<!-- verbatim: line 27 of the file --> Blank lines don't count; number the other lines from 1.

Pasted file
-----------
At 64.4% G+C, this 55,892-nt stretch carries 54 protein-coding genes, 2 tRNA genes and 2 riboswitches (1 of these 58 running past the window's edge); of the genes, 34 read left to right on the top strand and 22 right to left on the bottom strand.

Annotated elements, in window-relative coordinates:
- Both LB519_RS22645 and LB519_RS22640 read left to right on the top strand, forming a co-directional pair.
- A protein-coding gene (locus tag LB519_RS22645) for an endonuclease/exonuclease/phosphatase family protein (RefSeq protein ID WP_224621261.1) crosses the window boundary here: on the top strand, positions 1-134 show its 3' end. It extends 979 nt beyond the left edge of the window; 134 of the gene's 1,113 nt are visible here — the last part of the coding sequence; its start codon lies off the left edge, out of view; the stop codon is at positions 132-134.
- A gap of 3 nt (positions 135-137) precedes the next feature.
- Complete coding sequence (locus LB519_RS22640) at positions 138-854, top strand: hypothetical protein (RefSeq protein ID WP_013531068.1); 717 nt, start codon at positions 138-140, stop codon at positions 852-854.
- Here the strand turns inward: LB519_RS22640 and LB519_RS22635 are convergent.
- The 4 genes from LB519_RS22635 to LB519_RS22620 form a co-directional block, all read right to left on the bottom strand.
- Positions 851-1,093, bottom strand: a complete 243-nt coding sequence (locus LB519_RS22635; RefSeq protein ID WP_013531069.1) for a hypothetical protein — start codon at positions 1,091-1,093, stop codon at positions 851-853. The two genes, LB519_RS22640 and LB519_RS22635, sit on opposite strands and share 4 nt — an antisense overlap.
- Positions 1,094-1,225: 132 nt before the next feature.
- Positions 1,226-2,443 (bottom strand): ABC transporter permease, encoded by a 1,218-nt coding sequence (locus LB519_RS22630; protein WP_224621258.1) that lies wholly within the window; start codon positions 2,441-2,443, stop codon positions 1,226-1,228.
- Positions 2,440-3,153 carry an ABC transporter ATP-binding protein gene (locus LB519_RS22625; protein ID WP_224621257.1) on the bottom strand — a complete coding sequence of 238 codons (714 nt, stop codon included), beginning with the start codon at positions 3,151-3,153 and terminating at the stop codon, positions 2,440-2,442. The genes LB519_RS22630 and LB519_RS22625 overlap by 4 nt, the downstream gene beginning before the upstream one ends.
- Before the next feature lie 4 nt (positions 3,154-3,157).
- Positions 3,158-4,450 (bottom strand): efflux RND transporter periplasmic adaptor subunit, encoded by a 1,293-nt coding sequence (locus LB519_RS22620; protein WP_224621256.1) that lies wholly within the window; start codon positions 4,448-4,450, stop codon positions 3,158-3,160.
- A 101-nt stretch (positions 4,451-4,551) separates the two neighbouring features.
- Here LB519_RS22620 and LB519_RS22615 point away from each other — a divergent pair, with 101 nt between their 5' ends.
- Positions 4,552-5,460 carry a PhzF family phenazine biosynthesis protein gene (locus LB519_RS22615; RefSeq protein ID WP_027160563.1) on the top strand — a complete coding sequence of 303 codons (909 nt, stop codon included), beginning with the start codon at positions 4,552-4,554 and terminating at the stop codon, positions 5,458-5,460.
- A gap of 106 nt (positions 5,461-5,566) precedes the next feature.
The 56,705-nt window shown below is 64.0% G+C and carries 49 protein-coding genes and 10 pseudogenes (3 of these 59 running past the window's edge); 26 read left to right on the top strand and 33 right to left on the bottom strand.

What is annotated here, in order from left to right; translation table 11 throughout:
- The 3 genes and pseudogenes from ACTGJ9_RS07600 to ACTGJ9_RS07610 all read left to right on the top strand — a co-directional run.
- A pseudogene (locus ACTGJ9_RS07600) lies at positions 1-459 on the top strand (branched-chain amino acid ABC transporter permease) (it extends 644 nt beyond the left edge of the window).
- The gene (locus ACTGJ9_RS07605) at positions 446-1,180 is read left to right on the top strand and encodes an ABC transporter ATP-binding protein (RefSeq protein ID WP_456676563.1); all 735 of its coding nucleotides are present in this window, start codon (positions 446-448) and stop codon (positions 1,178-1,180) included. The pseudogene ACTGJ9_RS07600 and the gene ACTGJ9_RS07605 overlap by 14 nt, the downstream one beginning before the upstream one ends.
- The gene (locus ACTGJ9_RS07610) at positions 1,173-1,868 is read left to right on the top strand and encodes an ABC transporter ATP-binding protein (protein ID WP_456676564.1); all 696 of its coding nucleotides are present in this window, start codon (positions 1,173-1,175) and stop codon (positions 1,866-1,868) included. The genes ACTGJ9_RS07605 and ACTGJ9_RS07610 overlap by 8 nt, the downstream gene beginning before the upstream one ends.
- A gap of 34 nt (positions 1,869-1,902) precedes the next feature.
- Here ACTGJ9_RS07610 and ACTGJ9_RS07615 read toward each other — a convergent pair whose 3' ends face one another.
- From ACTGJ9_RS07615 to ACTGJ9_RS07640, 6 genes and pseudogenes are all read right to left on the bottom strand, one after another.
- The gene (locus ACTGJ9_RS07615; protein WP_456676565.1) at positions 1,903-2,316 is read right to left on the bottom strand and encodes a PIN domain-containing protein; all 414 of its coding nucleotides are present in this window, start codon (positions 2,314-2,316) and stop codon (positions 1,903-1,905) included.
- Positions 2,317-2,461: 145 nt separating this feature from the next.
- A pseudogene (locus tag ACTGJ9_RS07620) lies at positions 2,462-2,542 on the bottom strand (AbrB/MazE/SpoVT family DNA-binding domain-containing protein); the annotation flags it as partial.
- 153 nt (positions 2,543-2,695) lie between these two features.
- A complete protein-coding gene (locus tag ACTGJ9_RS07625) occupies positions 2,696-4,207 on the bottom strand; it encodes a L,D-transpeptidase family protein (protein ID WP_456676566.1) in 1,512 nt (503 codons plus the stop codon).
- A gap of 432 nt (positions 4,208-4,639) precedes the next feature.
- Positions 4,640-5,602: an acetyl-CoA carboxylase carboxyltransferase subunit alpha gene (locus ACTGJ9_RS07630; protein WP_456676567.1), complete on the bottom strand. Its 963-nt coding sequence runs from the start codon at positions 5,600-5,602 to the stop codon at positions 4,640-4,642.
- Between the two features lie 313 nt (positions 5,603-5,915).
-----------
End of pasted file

- From ACTGJ9_RS07615 to ACTGJ9_RS07640, 6 genes and pseudogenes are all read right to left on the bottom strand, one after another.